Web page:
Sometimes we need our animal friends to show us what love is. If you look at the front of today’s service booklet, you will see a dog lying with a cat. And, as you will also see on the front of your booklet, one of the ministers of Saint Cecilia Catholic Community is Felicity Bliss Moonlight. She is a dog living in the Saint Cecilia Clergy House. She reminds us every day, all the time, of what God’s love is like and how we should love other people. Felicity loves us unconditionally whether we are good or bad people just like God does. And because Felicity loves us unconditionally, we love her the same way.

Unlike human love, which tends to be self-oriented, God’s love, is spontaneous, unmotivated, and is directed not only to so-called “good” people but also to sinners and others unworthy of love. We as human persons tend to love other people who please us in some way, but God is different. God loves us even when we don’t please God.

Love is not only an attribute of God but the very essence of what God is.  We need to look at everything through the lens of God’s love, what I call the love hermeneutic, or way of interpretation.

God’s righteousness is God’s love.

God’s justice is God’s love.

By the grace of God channeled through Jesus, we are joined to God in what the theologian Peter Abelard in the twelfth century called an “indissoluble bond of affection.” Jesus went to the cross not to suffer punishment for the sins of humanity, but because Jesus loved us enough to give his own life to enable Jesus to triumph over the devil and free humanity from sin and death through the power of his message. Rather than surrender to the secular and religious authorities by recanting his message, he chose to die, so that his message might live on to save the world.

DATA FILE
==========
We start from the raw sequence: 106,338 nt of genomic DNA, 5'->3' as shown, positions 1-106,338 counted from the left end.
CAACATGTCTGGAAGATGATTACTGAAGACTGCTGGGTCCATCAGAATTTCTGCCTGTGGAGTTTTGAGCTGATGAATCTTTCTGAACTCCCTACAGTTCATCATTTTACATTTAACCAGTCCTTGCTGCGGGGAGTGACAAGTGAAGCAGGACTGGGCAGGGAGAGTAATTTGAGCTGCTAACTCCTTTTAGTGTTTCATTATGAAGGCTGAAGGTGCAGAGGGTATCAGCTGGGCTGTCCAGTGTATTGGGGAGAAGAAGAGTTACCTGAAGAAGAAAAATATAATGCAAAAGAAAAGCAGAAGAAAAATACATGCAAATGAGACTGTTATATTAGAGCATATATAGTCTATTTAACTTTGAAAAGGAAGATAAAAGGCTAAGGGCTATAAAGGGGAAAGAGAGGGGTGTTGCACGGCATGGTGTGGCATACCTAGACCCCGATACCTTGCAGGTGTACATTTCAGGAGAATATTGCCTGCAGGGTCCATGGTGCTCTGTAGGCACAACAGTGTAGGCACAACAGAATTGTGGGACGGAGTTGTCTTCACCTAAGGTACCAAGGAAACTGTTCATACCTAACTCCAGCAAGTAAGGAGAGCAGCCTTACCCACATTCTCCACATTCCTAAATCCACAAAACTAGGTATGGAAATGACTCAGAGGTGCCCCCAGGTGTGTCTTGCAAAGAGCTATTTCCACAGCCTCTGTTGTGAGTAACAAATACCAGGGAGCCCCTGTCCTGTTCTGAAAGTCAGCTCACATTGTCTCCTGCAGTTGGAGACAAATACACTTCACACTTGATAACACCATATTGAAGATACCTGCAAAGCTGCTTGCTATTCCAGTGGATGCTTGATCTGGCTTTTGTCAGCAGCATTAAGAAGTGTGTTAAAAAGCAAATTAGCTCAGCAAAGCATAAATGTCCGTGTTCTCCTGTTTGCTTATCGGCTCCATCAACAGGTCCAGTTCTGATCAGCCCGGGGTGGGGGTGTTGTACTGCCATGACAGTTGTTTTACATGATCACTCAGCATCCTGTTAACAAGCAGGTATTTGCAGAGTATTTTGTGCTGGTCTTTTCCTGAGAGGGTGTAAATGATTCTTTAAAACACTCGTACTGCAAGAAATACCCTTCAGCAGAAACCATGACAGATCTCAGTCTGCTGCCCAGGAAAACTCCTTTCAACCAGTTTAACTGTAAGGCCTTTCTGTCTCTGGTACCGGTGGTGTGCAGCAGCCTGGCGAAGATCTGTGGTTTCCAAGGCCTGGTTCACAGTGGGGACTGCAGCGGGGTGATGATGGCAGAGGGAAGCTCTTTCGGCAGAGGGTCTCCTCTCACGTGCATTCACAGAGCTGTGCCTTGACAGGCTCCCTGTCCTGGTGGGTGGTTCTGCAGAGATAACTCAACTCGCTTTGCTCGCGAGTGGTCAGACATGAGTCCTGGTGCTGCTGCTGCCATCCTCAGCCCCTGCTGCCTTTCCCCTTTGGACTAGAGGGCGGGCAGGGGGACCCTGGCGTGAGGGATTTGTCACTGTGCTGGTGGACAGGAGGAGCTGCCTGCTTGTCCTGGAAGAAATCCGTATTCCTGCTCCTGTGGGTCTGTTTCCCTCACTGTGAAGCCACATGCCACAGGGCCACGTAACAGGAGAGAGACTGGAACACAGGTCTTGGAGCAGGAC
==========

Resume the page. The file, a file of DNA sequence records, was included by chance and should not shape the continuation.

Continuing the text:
Jesus is God’s magnet.

Jesus is the magnetic force that emanates from God.

Jesus is love.

During Jesus’ life, God used Jesus to magnetically draw people to himself. Then, when he was crucified, Jesus became an ultra-high-powered electromagnet. The intensity of the love displayed on the cross not only draws us to God but also draws out of us a superhuman love for one another. We can see this in one of the final acts of Jesus when he forgave those who killed him, by praying from the cross, “Father, forgive them, for they know not what they do.”

The Ecumenical Catholic Communion is called to establish the New Jerusalem of today’s second reading, a Church where sacramental justice prevails because we are people who love one another as Jesus has loved us. In that new place, people will not watch as their brothers and sisters languish in poverty and hunger, nor will they attack each other in various forms of inhumane treatment, torture, and war.

God cannot force us to love God any more than we can force another person to love us. Love is always a gift, freely offered and freely received. But we must open our hearts, cooperate with grace, welcome the divine presence, and live before God in reverence and awe.

The Old Testament prophets emphasize that worship and prayer are not pleasing to God unless they are accompanied by practical works of justice and charity. We must therefore acknowledge the call to commit ourselves ever more generously to working for justice and the liberation of the oppressed.

The road to the new Jerusalem envisioned by Jesus will not be an easy one: “We must undergo many trials if we are to enter into the reign of God.”  The key to this new world will be love. As Jesus said in the last line of today’s Gospel, “This is how all will know you for my disciples: your love for one another.” Go forth and love!